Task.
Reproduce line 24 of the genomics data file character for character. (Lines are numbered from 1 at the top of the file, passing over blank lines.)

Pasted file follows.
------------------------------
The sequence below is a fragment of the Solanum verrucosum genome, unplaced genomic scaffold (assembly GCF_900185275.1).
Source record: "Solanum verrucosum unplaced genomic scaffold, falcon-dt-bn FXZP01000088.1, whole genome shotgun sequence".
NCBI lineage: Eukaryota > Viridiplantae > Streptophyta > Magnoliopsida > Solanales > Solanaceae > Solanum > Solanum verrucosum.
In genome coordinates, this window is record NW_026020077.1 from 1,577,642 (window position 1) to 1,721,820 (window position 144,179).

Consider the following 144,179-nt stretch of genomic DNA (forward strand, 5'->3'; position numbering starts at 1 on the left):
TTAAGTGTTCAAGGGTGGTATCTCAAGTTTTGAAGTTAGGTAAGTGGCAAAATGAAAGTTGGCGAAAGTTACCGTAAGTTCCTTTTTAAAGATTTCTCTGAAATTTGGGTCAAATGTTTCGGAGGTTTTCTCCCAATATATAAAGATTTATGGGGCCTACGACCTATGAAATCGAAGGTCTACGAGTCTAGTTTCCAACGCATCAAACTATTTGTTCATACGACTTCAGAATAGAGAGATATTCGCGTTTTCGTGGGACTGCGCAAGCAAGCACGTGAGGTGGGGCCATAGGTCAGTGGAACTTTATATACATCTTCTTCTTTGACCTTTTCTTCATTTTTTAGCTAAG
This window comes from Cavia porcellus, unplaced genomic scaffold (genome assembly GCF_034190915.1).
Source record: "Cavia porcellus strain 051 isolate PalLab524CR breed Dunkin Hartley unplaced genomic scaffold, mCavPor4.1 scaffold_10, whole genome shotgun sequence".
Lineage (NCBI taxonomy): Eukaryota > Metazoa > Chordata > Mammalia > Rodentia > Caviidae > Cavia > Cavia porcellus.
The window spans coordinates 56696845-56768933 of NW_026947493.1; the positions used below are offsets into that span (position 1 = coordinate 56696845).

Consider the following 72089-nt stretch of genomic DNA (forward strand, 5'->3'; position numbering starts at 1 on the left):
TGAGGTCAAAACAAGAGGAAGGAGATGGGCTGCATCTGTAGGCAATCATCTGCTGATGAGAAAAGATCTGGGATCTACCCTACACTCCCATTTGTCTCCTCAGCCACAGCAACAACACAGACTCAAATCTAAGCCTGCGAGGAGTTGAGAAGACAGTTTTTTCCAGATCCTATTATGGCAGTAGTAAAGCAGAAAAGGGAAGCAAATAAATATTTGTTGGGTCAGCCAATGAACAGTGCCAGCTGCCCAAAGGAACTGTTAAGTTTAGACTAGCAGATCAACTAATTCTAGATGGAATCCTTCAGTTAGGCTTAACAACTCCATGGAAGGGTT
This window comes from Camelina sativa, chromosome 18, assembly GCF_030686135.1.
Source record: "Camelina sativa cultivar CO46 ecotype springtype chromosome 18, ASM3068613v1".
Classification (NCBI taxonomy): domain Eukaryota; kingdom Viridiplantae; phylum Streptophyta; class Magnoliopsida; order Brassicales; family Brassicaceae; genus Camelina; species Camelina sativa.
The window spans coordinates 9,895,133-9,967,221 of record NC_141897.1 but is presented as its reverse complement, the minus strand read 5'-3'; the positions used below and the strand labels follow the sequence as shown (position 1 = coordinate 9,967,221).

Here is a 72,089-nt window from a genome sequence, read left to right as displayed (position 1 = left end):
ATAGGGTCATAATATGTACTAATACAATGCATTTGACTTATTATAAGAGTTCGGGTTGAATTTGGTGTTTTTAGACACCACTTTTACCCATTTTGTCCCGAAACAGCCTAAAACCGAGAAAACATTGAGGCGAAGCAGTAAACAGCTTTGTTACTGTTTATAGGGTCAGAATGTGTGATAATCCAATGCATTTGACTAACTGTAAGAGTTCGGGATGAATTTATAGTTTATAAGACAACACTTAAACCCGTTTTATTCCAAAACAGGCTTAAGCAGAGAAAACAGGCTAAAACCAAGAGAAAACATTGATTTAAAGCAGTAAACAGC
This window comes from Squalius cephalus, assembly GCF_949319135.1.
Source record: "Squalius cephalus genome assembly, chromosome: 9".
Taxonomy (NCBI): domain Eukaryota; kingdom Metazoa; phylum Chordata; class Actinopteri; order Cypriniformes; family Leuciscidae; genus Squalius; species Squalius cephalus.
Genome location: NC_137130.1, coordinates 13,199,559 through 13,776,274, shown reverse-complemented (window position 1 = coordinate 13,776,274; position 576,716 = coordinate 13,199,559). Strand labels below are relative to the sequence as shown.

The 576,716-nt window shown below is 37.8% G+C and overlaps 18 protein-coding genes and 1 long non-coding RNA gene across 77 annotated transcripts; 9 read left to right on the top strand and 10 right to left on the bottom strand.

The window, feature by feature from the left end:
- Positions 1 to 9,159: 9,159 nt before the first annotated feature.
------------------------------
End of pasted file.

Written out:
The window, feature by feature from the left end: